Peyton Manning rests, so backup QB Brock Osweiler gets chance with starters

ENGLEWOOD, Colo. -- Until now folks never told Brock Osweiler there would be days like these.

No, until Monday the life of the Denver Broncos backup quarterback was to pretty much watch Peyton Manning do his thing at a Hall of Fame level every day while picking up a smattering of snaps along the way.

But Broncos coach Gary Kubiak is intent on getting Manning, as well as some of the team's other veteran players, some occasional rest. Kubiak is also intent on seeing if Osweiler can function at a starter's level on days when Kubiak wants him to run the offense.

"It's something that I've thought about ever since I've been drafted," Osweiler said after Monday’s practice. "You grow up dreaming of playing in the National Football League. Just to have the opportunity to be here -- obviously, you want to be out on the field playing -- but as you all know, I came into a very special situation. The one thing I've done on a daily basis is made sure that I've made the most of that situation, soaking in what I can get from Peyton while he's here. I'm sure my time will come at some point in time and I'll be ready for that."

Kubiak said Monday would be "Brock’s day," and indeed it was. Osweiler, with Manning in a visor standing off to the side, was behind center with the starting offense. While starting guard Louis Vasquez and tight end Owen Daniels were also given the day off, Osweiler still had wide receiver Demaryius Thomas, wide receiver Emmanuel Sanders and running back C.J. Anderson in the formation.

Osweiler had his requisite ups and downs in the workout as the team continues to work on the new offense, but Kubiak said he liked how Osweiler moved the team in some team drills near the end of practice.

The Broncos were working through various scenarios, including some long-yardage situations, when the team needed a first down.

"I thought he did good," Kubiak said. "You know we had our longest practice, probably, so far and we had a lot of competitive situations, especially late in practice. He pushed his group and made some plays at the end ... I just think you want to see him run the team."

Osweiler was the Broncos' second-round pick in the 2012 draft, the same year they signed Manning to a five-year deal in free agency. At the time the Broncos wanted some insurance as Manning returned from a missed season after neck surgery.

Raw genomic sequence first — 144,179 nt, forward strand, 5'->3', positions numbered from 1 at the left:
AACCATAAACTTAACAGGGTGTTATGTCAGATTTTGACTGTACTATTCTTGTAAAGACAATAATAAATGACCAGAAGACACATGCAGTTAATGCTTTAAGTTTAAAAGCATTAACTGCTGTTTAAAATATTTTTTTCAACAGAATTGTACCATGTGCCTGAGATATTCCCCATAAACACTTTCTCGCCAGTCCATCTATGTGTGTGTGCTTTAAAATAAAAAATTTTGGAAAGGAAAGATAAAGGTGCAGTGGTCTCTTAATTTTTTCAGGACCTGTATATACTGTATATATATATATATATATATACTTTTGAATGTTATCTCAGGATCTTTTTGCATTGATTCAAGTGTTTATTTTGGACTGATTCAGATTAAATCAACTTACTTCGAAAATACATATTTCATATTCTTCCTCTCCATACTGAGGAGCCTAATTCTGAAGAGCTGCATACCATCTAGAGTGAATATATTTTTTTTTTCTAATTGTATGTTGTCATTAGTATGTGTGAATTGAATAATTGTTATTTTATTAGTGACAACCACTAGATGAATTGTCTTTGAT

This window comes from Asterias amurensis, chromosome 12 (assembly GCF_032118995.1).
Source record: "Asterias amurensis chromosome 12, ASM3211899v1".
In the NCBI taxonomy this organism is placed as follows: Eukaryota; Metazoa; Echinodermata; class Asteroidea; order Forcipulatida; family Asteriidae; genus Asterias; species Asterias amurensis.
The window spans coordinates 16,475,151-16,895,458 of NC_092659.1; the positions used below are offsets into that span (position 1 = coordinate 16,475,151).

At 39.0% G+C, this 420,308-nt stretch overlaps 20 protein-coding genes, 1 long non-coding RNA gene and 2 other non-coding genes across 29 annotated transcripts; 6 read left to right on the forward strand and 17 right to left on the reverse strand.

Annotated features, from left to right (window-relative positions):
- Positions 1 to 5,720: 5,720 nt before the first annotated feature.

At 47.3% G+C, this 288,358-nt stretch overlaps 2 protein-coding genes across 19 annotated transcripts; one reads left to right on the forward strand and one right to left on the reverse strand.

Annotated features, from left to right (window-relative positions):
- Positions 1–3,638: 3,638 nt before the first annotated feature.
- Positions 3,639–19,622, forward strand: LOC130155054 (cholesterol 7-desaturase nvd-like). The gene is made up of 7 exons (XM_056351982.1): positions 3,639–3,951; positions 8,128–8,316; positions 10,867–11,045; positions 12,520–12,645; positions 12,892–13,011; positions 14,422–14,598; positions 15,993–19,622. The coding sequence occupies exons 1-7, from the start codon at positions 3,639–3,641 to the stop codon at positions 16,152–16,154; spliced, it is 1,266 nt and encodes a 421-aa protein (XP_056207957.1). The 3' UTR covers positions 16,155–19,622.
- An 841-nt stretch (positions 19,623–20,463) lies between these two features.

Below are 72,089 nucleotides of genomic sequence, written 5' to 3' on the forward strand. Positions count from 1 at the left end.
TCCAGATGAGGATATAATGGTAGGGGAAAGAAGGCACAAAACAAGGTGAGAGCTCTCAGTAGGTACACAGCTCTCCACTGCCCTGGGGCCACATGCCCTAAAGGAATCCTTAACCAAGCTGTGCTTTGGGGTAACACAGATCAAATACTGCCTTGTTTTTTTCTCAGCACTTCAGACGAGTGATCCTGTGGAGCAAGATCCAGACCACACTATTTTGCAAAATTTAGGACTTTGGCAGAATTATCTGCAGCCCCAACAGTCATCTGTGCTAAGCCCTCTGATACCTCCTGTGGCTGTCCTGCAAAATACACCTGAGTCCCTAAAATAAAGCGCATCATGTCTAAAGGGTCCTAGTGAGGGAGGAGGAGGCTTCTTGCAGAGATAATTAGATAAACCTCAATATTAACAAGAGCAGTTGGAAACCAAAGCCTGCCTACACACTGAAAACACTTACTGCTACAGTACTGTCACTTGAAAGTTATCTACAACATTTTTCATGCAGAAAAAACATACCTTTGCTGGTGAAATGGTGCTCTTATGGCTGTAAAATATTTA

At the time Osweiler was just 21 years old and the youngest quarterback in the draft. The Broncos initially thought that Osweiler's delivery was a little too side-armed at times, but Osweiler threw more over the top at his pro day and has continued to do that since.

When his accuracy does waver in practice, it's because he'll drop his release point slightly. Kubiak has said he wants Osweiler to improve his footwork in the team's offense, which does require the quarterback to often throw on the move.

"You read with your feet, you make decisions off what your feet are doing," Kubiak said. "That's a little different than what he's been doing, I think when his feet are good he plays good, his decisions are good, he throws the ball more accurately."

"We had similar things last year," Osweiler said. "I think what coach is saying is he coaches us as far as, OK, five (steps then) plant, ball should be going here. If you take one hitch, ball should be going here. If you take two hitches, ball should be going here. That's kind of how he builds his offense."

Osweiler, whose contract is up at the end of the season, figures to get more days like Monday in the preseason, and Kubiak has said the Broncos will consider resting Manning at times in the regular season as well.

"I'm approaching everything the same exact way," Osweiler said. "To be honest with you, I haven't put too much thought into (a contract). I'm just out here, once again, trying to learn the new scheme and be the best player that I can possibly be this year for the Broncos and we'll see what happens next year when that comes up."

"(It was) a good step, lot of reps for him and that’s what he needs," Kubiak said.